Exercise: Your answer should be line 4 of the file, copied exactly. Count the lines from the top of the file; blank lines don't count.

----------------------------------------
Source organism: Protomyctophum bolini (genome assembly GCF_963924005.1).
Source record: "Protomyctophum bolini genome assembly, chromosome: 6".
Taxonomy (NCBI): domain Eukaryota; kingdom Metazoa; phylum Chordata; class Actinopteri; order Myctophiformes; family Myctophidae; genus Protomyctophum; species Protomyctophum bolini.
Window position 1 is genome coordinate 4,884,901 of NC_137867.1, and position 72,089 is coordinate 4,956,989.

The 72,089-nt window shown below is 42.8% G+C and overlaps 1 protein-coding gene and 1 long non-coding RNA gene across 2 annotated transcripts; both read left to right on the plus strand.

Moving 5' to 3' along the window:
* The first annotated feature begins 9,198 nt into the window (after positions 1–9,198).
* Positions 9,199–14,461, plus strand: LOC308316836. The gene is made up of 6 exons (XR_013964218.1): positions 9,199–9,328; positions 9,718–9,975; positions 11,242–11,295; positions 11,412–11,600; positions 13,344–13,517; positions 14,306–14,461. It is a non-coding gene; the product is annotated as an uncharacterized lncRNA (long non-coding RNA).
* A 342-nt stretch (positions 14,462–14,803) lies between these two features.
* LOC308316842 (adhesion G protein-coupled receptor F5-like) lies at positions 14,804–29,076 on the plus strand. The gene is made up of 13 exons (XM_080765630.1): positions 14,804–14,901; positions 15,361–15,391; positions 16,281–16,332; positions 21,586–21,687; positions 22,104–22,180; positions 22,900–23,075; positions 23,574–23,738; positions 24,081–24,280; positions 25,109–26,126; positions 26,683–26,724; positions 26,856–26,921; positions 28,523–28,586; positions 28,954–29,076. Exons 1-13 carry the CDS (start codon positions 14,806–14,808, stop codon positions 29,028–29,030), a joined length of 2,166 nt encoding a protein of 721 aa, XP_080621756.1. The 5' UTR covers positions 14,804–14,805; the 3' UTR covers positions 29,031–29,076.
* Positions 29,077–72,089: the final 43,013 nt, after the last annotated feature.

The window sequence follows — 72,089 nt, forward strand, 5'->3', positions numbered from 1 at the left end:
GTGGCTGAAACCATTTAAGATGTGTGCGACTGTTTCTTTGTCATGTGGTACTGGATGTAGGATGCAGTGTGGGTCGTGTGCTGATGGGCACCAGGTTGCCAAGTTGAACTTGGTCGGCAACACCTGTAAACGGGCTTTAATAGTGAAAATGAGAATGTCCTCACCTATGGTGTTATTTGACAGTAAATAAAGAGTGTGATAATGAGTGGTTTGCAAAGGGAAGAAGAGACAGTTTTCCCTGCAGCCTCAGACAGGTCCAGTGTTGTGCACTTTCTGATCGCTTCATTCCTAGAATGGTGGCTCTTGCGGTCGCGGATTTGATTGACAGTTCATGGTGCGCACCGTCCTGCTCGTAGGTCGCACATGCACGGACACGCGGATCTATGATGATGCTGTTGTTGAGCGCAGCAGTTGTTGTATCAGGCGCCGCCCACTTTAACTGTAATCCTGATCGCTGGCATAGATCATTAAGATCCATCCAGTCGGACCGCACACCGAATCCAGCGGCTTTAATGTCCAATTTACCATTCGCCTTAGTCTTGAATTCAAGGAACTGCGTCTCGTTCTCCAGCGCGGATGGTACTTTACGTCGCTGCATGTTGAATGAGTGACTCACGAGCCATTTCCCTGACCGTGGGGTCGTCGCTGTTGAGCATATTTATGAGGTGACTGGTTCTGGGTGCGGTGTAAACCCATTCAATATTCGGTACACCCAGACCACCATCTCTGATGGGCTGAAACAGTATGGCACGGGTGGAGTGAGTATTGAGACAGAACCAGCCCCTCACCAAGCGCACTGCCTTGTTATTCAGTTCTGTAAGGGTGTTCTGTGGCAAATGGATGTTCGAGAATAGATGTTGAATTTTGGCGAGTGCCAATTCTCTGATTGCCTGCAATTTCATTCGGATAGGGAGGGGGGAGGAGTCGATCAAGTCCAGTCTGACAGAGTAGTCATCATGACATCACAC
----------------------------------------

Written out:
Window position 1 is genome coordinate 4,884,901 of NC_137867.1, and position 72,089 is coordinate 4,956,989.